The tension between the two principles set out above is an unresolved dilemma for the United States Supreme Court. On the one hand, not every fact relevant to sentencing a criminal defendant warrants the Constitution's full criminal procedure protections. On the other hand, if those protections apply only to the facts selected by the legislature to determine guilt or innocence, the sentencing proceeding may overwhelm the trial in importance because the sentencing facts will determine the defendant's fate to a far greater extent. Justice Scalia described this tension bluntly: Suppose that a State repealed all of the violent crimes in its criminal code and replaced them with only one offense, "knowingly causing injury to another," bearing a penalty of 30 days in prison, but subject to a series of "sentencing enhancements" authorizing additional punishment up to life imprisonment or death on the basis of various levels of mens rea, severity of injury, and other surrounding circumstances. Could the state then grant the defendant a jury trial, with requirement of proof beyond a reasonable doubt, solely on the question whether he "knowingly caused injury to another," but leave it for the judge to determine by a preponderance of the evidence whether the defendant acted intentionally or accidentally, whether he had used a deadly weapon, and whether the victim ultimately died from the injury the defendant inflicted? 3 How does the Constitution resolve this tension? The decisions of the Court have yet to provide an answer. The cases have, however, set out the basic framework for analyzing the constitutional question. The Court has called certain facts the "elements" of a criminal offense. Elements require all of the Constitution's procedural protections, particularly the government's beyond a reasonable doubt burden of proof and trial by jury. The Court considers other facts to be "sentencing factors." Sentencing factors are factual determinations that do not affect the defendant's guilt or innocence, but only the severity of the sentence imposed. The presence of a sentencing factor could increase or decrease the sentence, or affect it in another way, such as by triggering a mandatory minimum sentence. The Constitution's strict procedures for elements of the offense do not apply, by definition, to sentencing factors, which may be determined, for example, by a preponderance of the evidence or by the judge alone. We would expect the Court normally to defer to the legislature on whether a given factual determination is an element of the offense or a sentencing factor for the offense. The question that the tension illustrated by Justice Scalia's hypothetical raises, however, is whether the Constitution ever places a limit on the legislature's power to define a factual determination as an element or as a sentencing factor. Can a fact have such importance that it constitutionally must be considered "necessary" to the crime, rather than merely relating to the "severity" of the punishment? The Court's dilemma is that the constitutional answer is unclear, and the possibility of abuse by the legislature is real. In Jones v. United States, a case argued in the 1998 Term, the Court had the opportunity to confront and resolve the elements/sentencing factors constitutional question. With this recent constitutional issue, this note supplements a long history of articles on criminal law, procedure, and sentencing in Law and Contemporary Problems. The note argues that the Constitution does restrict the power of the legislature by requiring that certain facts be proved as elements of the offense. Part II reviews the historical evolution of the elements/sentencing factors constitutional question. Part III describes seven proposed tests the Court might adopt as solutions to the constitutional dilemma. Part IV turns to the text of the Constitution itself, particularly the provisions relating to trials for "crimes." Part V evaluates the proposed constitutional tests to determine which provides the best definition of a "crime" in the text as a matter of constitutional interpretation. Part VI describes the Court's missed opportunity in Jones to adopt the test proposed by Justice Scalia, which defines a "crime" for this constitutional purpose as the factual findings used to determine the defendant's maximum possible sentence. The note concludes that this test is the rule the Court should adopt for resolving the elements/sentencing factors constitutional question. I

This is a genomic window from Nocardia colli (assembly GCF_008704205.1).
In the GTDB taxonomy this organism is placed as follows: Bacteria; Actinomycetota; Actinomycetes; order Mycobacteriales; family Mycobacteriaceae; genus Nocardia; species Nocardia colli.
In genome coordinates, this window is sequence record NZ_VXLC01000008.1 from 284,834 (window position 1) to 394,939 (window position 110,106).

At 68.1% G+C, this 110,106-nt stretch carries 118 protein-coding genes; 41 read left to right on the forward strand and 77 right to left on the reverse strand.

Benjamin J. Priester, Sentenced for a Crime the Government Did Not Prove: Jones v. United States and the Constitutional Limitations on Factfinding by Sentencing Factors Rather than Elements of the Offense, 61 LAW & CONTEMP. PROBS. 249 (1998).